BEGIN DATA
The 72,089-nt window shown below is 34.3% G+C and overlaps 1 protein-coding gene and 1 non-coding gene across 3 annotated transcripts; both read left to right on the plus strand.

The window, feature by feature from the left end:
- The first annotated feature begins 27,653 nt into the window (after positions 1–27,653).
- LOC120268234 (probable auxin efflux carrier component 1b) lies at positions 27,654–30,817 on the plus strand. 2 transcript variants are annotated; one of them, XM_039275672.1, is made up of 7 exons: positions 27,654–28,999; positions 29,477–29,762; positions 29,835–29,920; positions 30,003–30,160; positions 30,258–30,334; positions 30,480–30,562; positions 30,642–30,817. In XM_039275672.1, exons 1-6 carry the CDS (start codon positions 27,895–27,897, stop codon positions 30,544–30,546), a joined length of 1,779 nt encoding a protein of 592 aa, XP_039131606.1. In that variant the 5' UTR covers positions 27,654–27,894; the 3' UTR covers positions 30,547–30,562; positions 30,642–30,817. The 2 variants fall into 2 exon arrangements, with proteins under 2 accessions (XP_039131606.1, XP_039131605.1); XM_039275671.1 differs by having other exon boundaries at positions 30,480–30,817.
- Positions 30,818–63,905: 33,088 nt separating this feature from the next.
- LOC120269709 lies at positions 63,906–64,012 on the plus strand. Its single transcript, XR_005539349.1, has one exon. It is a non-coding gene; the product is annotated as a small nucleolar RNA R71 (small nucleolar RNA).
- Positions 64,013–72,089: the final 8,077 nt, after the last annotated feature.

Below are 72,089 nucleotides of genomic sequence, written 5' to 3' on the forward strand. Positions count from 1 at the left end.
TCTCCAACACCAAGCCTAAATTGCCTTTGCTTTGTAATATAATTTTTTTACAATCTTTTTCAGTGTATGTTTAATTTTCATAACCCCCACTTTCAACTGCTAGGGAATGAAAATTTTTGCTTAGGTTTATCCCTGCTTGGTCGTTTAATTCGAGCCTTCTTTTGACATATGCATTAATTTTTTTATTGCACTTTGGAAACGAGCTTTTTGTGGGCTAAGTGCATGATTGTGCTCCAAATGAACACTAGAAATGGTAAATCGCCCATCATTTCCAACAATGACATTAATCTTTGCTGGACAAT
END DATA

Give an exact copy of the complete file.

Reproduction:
The 72,089-nt window shown below is 34.3% G+C and overlaps 1 protein-coding gene and 1 non-coding gene across 3 annotated transcripts; both read left to right on the plus strand.

The window, feature by feature from the left end:
- The first annotated feature begins 27,653 nt into the window (after positions 1–27,653).
- LOC120268234 (probable auxin efflux carrier component 1b) lies at positions 27,654–30,817 on the plus strand. 2 transcript variants are annotated; one of them, XM_039275672.1, is made up of 7 exons: positions 27,654–28,999; positions 29,477–29,762; positions 29,835–29,920; positions 30,003–30,160; positions 30,258–30,334; positions 30,480–30,562; positions 30,642–30,817. In XM_039275672.1, exons 1-6 carry the CDS (start codon positions 27,895–27,897, stop codon positions 30,544–30,546), a joined length of 1,779 nt encoding a protein of 592 aa, XP_039131606.1. In that variant the 5' UTR covers positions 27,654–27,894; the 3' UTR covers positions 30,547–30,562; positions 30,642–30,817. The 2 variants fall into 2 exon arrangements, with proteins under 2 accessions (XP_039131606.1, XP_039131605.1); XM_039275671.1 differs by having other exon boundaries at positions 30,480–30,817.
- Positions 30,818–63,905: 33,088 nt separating this feature from the next.
- LOC120269709 lies at positions 63,906–64,012 on the plus strand. Its single transcript, XR_005539349.1, has one exon. It is a non-coding gene; the product is annotated as a small nucleolar RNA R71 (small nucleolar RNA).
- Positions 64,013–72,089: the final 8,077 nt, after the last annotated feature.

Below are 72,089 nucleotides of genomic sequence, written 5' to 3' on the forward strand. Positions count from 1 at the left end.
TCTCCAACACCAAGCCTAAATTGCCTTTGCTTTGTAATATAATTTTTTTACAATCTTTTTCAGTGTATGTTTAATTTTCATAACCCCCACTTTCAACTGCTAGGGAATGAAAATTTTTGCTTAGGTTTATCCCTGCTTGGTCGTTTAATTCGAGCCTTCTTTTGACATATGCATTAATTTTTTTATTGCACTTTGGAAACGAGCTTTTTGTGGGCTAAGTGCATGATTGTGCTCCAAATGAACACTAGAAATGGTAAATCGCCCATCATTTCCAACAATGACATTAATCTTTGCTGGACAAT